• Marius Sollund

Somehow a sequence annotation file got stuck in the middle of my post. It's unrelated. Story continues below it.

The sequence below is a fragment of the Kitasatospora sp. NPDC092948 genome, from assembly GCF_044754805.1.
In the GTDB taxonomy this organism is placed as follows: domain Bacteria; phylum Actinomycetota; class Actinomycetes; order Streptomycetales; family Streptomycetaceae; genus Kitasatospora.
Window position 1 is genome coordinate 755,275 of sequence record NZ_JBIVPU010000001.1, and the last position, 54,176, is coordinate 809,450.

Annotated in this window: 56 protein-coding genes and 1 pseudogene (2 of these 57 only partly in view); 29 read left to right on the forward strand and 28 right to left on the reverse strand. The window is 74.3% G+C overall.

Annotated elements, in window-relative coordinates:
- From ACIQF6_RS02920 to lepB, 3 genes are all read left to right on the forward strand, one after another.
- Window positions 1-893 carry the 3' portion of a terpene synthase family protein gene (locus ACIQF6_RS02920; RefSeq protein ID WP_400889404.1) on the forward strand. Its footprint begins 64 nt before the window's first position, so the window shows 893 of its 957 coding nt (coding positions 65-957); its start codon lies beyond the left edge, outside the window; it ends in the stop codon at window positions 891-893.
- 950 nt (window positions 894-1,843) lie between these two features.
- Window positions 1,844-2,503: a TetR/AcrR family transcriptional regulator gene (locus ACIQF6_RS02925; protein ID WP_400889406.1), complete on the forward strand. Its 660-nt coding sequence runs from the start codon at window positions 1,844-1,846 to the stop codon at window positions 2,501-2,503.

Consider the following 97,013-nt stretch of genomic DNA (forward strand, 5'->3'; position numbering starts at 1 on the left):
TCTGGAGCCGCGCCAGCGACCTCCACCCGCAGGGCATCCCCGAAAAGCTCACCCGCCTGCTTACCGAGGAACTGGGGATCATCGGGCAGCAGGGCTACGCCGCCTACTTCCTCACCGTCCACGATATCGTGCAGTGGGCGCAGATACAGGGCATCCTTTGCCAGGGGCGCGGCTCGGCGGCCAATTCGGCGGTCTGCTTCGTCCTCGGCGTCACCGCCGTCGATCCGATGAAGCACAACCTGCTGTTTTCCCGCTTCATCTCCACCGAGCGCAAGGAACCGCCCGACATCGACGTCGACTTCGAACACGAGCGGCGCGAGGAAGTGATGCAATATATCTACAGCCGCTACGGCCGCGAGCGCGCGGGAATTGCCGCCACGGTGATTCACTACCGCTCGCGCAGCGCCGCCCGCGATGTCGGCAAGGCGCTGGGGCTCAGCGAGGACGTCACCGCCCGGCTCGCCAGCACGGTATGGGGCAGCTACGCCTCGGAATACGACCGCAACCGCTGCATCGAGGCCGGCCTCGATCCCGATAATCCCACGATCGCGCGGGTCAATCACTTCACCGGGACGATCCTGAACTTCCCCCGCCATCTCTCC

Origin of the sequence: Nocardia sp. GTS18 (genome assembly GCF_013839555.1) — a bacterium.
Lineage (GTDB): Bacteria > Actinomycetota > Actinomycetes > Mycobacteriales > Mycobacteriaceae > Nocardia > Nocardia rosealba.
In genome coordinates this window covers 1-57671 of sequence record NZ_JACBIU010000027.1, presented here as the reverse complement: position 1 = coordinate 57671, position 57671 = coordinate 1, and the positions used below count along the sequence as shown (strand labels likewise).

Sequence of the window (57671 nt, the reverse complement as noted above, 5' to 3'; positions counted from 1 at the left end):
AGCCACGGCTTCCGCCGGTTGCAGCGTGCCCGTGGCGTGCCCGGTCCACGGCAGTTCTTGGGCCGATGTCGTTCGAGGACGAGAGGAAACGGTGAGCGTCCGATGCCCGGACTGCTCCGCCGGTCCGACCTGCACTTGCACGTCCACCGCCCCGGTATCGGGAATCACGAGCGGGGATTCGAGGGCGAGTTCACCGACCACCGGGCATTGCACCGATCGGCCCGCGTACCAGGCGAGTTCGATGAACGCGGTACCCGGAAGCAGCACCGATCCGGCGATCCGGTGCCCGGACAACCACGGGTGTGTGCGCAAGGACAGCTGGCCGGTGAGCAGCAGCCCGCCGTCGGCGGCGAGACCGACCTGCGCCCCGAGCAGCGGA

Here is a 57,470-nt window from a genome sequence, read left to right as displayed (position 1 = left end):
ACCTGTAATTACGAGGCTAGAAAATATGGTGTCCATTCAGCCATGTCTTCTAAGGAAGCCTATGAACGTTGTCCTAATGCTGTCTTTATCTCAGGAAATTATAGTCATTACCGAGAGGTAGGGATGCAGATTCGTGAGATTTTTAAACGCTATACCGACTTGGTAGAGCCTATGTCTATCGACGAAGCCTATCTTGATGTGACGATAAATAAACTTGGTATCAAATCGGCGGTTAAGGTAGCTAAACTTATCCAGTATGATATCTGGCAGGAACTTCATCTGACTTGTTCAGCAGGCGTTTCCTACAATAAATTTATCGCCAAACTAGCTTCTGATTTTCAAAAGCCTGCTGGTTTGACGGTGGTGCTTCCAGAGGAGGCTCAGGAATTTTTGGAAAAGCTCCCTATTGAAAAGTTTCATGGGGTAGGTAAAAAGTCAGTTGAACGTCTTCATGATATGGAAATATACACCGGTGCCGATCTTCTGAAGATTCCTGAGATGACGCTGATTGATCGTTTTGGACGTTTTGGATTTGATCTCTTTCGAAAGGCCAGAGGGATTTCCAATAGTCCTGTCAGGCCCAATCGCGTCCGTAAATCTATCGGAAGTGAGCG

The need for a uniform international sales law has become increasingly more important as the commercial market has become very complex,1 and most countries are involved in international trade to some extent. In order to obtain certainty and predictability in international trade, and thereby make sure that international transactions run as smoothly as possible, it is imperative that the different legal systems around the world are being replaced by a uniform body of law to govern the relationship between the commercial actors.2 By establishing such an uniform body of law one minimises the degree of uncertainty related to which domestic law should be applicable in case of a dispute, and uncertainty in connection with the proper application of the relevant foreign legal system.3 This was one of the reasons why the UNCITRAL initiated the establishment of the United Nations Convention on Contracts for the International Sale of Goods. In addition the drafters intended to establish a ‘New International Economic Order’4 by promoting peaceful coexistence among states5 through ‘(… ) the development of international trade on the basis of equality and mutual benefit.’6 This development would be promoted by the establishment of common rules applicable to all contracts of international sale originating in one of the Contracting States.7 Overcoming language problems and poor contract drafting was also emphasised by the drafters.8 The aim behind the Convention was therefore not to create new provisions for international sales, but to establish a uniform instrument to be applicable independent of national laws:9 “ (… ) the adoption of uniform rules which govern contracts for the international sale of goods and take into account the different social, economic and legal systems would contribute to the removal of legal barriers in international trade and promote the development of international trade.” 10 Most lawyers would probably prefer the transaction to be governed by their domestic law, but it is generally acknowledged that the CISG provides good solutions based on compromises between different legal systems around the world.11 There are still several countries that have not yet ratified the Convention, and when it comes to implementation there are two methods available to them; transformation or incorporation.12 It might be very tempting to those countries to choose to transform the Convention, since this will allow them to stick to what they are used to; they are comfortable with their domestic law, and they would prefer to implement the Convention in a way which would not disturb or be contradictory to their traditional legal system. However, such a solution is not recommendable; the Norwegian approach, which will be thoroughly analysed later in this essay,13 is an excellent example of why incorporation and not transformation would be the preferred way of implementing the Convention. I believe it is imperative that the prospective ratifying countries look at the possible consequences in relation to the method of transformation, and the Norwegian experiences, when they are going to decide how to implement the Convention. Otherwise, one might be running the risk of having even more countries with a rather ‘original’ approach to the Convention, which again would impede the achievement of the goals set out in Article 7(1). In this paper, I will first analyse Article 7(1) in order to find the correct meaning of its three requirements in relation to the interpretation of the Convention; (1) its international character, (2) the need to promote uniformity in its application, and (3) the observance of good faith in international trade. In light of this analysis I will look at the Norwegian implementation of the Convention, and especially the choice of transformation instead of incorporation, as this raises some important questions in relation to the requirements in Article 7(1). Lastly, I will address some of the material differences between the Convention and the Norwegian transformed version of the Convention, and point out some of the problems this may cause in relation to Article 7(1). I have chosen to address the specific issues relating to the Norwegian implementation in separate chapters (4 and 5) instead of analysing those problems in chapters 2 and 3. The reason for this is that most of those problematic issues actually relate to more than one of the general points in Article 7 at the same time, and my approach to these problems will therefore cause less repetition. The aspects of Article 7(1) will thus be analysed in the Norwegian context in chapters 4 and 5.